hard hat class

Having the correct type of hard hat can be the difference in life or death. When deciding what the best head protection for your job is, there are several things to consider. There are two types of hard hats and three hard hat classes. We will explain each hard hat class and type. 

The Occupational Health and Safety Administration (OSHA) has two standards that define hard hat requirements. Standard 29 CFR 1910.135 covers hard hat requirements for general industry workers, and 29 CFR 1926.100 determines head protection requirements for workers in the construction, demolition, and renovation fields. Both standards require employees working in areas where there are possible dangers of head injury from impact, falling or flying objects, or from electrical shock and burns, to wear protective helmets. Employers are required to provide hard hats that meet OSHA’s requirements. 

For head protection to be OSHA-approved, it must meet American National Standard Institute’s (ANSI) standard ANSI/ISEA Z89.1-2014 (R2019) and 29 CFR 1926.100(b)(1). These regulations cover the types and classes of hard hats used in specific workplace environments. It also covers the design and performance conditions for electrical shock, impact, and penetration protection. Lastly, ANSI defines the testing requirements to ensure OSHA had hat compliance.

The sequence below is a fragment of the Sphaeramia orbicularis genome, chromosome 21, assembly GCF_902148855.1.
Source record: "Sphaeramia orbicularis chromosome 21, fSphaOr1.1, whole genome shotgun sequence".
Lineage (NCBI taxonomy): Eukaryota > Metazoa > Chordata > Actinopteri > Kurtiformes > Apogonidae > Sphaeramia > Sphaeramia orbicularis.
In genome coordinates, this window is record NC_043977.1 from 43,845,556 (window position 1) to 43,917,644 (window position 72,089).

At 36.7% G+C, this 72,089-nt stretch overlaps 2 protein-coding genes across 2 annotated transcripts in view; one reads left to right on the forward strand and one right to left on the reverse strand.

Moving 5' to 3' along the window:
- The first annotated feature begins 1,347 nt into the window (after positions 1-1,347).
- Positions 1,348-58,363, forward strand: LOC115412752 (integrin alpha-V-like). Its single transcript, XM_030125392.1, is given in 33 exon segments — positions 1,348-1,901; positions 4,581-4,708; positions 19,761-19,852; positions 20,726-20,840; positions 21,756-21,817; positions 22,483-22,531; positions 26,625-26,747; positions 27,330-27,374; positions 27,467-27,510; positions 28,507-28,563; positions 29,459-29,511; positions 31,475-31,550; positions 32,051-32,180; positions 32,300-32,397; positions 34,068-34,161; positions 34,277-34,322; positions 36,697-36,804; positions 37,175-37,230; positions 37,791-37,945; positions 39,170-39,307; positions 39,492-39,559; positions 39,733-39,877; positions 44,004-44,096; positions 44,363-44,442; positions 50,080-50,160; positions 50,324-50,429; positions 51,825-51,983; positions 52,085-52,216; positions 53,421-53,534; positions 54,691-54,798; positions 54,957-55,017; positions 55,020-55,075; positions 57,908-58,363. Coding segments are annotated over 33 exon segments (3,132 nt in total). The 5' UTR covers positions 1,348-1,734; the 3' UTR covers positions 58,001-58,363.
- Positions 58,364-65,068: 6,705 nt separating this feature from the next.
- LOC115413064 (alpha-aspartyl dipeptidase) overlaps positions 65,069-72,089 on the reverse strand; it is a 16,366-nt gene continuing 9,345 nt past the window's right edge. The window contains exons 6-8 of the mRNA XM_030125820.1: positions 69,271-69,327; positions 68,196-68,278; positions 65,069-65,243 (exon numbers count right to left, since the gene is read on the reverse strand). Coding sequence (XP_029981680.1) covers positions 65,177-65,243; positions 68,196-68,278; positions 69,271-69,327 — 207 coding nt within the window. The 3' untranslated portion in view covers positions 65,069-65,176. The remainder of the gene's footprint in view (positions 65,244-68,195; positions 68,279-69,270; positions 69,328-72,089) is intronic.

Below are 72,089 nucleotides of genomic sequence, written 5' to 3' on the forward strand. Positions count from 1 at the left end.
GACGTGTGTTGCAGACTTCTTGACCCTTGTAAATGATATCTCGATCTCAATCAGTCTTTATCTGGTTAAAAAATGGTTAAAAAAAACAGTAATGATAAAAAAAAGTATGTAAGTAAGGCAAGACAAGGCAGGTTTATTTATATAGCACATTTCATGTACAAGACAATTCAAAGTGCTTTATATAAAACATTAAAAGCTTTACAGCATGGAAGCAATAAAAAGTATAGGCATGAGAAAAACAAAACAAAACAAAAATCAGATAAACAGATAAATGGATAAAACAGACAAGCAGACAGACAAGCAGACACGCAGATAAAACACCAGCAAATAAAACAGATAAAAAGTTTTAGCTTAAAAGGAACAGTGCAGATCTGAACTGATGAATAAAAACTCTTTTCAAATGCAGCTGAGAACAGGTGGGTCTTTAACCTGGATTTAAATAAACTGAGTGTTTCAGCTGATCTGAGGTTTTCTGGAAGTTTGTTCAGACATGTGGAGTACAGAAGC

Hard Hat Types

There are two categories of impact protection for hard hats: Type I and Type II. 

Type I hard hats protect from blows to the top of the head. They are typically used at construction sites and other places where the possibility of being hit by falling objects is increased. 

Type II hard hats protect from an impact to the side or the top of the head. A Type II hard hat should be used if you are working with moving equipment or material where there is a possibility of being hit on the side of the head.  

Hard Hat Classes

There are three classes based on hard hat protection against electrical hazards. 

Class C (Conductive) does not offer electrical protection. These are commonly vented to keep the wearer cool. 

Class G (General) is rated for 2,200 volts. The primary use of this hard hat is for protection against impacts. 

Class E (Electrical) is rated for 20,000 volts. These should be used where exposure to electrical hazards is a possibility. 

The Class G and E hard hats offer voltage protection to the head only and not to the body as a whole. 

It is also important to take into consideration your hard hat expiration date. A hard hat should always be replaced when it has any dents, cracks, tears, or holes. While OSHA does not define a specific expiration timeline, most manufacturers set a specific date. Common guidelines note that hard hat shells need to be replaced after two years of regular use or five years from the date of manufacture. 

Using the correct hard hat for your job is a critical step in protecting yourself in the workplace. ILLUMAGEAR wants to take that safety a step further. Our Halo SL is the perfect addition to your hard hat for low-light environments. Sixth Sense will add an extra layer of protection against electrical shock and falls as well.

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